Hugh’s latest presentation has been that of his Chickens Out campaign, with which I am proud to associate myself. The chicken out, in this case, refers to getting chicken out of the barns and back to the pastures and woodland where they belong and where they are happy and content. But this is not some puritanical vegan plea, this has a worthwhile selfish motive, as well as a caring one.

The first is to stop the cruelty exhibited byt he 95% of producers in this country when they cram chickens under cover – however many bales of straw they through in. The second, selfish endeavour, is to simply encoruage the production of a finer bird for out tables.

In France, 40% of chicken production is free range, with most of the intensive farming going on chicken products and for export. McDonald, for instance. On the high street, the vast bulk of the chickens are small, beautifully produced, free range birds. In the UK, on the other hand, getting a free range bird from anywhere is an uphill fight. But we have two problems here. For too long our culture, food wise, has been about quantity not quality, and second we have shown the most blatant case of not giving a damn. We want enormous, fat tasteless breasts on our plate, and damn the bird in the process. We are obese, flatulent and spiteful, and the bird is suffering for our excess.

In recent times I have started buying smaller, free range birds – smaller because I cannot afford big free range birds. But what delight! I have discovered the stronger more satisfying taste of the smaller bird, and realised in the process that I do not miss the quantity. My salads have grown, my vegetables exhibit a growth in variety, and my meals have taken on a new vitality. My cooking has also simplified, as these better tasting birds take far less work – they are delightful as they are.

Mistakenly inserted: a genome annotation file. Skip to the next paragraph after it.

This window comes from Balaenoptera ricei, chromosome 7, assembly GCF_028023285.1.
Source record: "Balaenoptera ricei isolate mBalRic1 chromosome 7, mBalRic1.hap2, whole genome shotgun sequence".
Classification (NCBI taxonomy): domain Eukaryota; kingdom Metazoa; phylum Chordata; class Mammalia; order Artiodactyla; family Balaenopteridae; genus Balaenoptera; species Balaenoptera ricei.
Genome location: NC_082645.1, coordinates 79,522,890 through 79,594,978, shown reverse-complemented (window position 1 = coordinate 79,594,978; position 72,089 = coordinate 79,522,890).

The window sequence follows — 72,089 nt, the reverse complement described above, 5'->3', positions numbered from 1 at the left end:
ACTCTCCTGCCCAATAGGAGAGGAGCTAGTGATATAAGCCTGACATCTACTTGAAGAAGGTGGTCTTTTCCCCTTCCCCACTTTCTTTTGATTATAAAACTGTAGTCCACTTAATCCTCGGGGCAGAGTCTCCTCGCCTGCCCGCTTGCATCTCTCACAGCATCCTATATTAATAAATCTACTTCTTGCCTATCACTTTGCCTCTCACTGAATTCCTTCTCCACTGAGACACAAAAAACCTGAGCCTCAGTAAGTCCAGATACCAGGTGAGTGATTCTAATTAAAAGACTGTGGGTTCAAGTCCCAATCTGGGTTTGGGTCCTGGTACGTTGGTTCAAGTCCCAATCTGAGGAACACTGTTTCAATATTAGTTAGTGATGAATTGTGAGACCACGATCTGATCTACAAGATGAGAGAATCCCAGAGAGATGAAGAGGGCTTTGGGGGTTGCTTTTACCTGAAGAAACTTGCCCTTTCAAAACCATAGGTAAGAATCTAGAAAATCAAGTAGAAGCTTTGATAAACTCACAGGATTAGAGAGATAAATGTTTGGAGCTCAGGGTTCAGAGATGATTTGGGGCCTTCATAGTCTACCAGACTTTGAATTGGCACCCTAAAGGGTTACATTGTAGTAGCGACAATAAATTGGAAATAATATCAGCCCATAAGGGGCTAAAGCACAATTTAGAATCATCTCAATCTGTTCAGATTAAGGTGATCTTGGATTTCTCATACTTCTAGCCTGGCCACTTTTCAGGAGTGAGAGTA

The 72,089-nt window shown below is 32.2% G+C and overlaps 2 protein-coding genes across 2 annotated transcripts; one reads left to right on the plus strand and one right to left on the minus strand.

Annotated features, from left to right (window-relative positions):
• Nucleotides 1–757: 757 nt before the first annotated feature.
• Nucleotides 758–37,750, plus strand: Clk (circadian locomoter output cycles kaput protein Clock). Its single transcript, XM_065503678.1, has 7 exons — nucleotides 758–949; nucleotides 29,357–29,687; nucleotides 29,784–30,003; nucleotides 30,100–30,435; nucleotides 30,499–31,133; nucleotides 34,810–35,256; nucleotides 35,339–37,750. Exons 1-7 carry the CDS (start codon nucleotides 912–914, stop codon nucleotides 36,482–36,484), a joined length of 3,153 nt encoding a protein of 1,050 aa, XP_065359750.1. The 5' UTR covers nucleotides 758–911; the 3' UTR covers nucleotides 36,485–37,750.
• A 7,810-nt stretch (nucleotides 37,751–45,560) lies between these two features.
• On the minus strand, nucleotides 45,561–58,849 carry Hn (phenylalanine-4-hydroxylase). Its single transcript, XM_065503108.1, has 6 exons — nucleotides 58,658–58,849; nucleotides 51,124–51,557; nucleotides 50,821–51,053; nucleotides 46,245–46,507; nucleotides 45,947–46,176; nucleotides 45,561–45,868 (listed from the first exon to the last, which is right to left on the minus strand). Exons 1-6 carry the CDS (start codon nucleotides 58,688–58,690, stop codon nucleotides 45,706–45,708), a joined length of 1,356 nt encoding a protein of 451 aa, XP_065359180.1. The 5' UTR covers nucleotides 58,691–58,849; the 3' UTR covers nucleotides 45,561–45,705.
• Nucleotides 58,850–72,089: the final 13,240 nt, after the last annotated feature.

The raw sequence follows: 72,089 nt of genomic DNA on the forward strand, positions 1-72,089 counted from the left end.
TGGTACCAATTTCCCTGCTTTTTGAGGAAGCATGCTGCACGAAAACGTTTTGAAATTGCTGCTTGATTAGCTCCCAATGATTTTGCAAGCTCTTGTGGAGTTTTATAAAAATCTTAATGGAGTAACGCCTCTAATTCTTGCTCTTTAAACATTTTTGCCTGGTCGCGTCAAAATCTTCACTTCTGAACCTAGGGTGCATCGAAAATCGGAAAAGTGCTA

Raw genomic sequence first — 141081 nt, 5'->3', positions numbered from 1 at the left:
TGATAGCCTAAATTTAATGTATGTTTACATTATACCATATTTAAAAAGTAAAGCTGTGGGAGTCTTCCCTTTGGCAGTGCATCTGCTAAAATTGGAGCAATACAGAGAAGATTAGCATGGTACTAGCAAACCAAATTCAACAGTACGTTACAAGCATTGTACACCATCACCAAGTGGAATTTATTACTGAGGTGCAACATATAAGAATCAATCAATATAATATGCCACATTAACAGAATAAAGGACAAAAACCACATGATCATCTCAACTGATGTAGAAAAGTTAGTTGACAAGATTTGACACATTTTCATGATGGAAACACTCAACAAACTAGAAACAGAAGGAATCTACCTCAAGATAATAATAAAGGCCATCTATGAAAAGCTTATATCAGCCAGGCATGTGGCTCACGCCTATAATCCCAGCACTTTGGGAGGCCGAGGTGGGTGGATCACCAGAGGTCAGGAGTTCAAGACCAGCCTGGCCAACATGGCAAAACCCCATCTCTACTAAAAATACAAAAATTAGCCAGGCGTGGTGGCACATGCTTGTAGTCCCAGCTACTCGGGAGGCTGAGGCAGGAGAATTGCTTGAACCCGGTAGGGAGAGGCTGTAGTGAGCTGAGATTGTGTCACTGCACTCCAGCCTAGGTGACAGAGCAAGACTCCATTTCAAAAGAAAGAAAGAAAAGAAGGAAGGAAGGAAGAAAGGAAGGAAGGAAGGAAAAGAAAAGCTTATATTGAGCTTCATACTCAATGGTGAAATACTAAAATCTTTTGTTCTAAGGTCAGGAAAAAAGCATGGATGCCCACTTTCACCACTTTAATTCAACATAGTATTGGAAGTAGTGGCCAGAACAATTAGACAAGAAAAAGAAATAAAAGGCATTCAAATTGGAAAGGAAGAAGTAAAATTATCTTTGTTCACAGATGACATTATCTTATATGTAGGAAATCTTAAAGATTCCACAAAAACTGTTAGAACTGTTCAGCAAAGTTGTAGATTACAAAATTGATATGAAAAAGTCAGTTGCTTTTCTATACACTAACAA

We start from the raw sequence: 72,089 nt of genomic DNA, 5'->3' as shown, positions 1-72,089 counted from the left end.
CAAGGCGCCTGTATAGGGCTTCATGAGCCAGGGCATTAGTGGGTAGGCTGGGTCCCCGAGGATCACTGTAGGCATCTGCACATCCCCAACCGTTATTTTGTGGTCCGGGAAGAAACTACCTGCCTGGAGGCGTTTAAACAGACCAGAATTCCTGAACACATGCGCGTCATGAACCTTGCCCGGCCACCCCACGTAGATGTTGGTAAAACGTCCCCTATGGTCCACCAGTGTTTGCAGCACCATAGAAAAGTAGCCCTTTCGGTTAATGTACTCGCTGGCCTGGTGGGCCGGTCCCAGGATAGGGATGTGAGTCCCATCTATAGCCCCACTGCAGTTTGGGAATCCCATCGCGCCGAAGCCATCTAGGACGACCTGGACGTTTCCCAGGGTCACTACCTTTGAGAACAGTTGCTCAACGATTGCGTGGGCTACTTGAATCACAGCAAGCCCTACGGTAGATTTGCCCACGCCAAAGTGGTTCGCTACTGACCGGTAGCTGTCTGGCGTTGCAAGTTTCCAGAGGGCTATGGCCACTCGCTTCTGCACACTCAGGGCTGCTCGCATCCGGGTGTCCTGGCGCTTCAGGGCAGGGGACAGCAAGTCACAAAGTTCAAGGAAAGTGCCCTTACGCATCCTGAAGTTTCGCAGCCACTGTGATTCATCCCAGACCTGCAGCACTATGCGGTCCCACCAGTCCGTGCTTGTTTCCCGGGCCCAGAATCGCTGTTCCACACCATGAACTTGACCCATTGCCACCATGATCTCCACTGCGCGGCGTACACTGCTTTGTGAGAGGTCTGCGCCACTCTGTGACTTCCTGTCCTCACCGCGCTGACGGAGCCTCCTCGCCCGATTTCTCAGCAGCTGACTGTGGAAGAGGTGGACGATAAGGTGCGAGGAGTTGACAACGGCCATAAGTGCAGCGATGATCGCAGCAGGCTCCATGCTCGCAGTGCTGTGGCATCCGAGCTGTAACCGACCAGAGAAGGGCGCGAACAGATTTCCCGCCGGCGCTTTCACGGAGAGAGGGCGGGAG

So, back to Hugh’s noble campaign. The three part show on channel 4 was an eye-opener, even to myself who has been banging on about this for 20 years or more. The direct, sickening comparison between barn and free range was violent and obscene. It was simply a condemnation of the continuing rip-off food practices of this country, established post-war during rationing and given new impetus by the deceitful supermarket lobbies. Hugh’s campaign deserves to succeed, purely on the evidence presented in the programme alone. But it does not and should not end there.

We should care about our food. We should make it a priority that our food is sustainable, well cared for and yet accessible to all, not just those of higher income brackets. How we do this, of course, is a touch of a mystery, but it may take getting rid of Kentucky and many prepacked rubbish and concentrating on small is beautiful in the process. Afterall, we also have a waistline issue in this country.

My guts tell me this will fail. My heart tells me, however, that we should all try and make this campaign succeed – just in case! Go and sign up at Chicken Out right now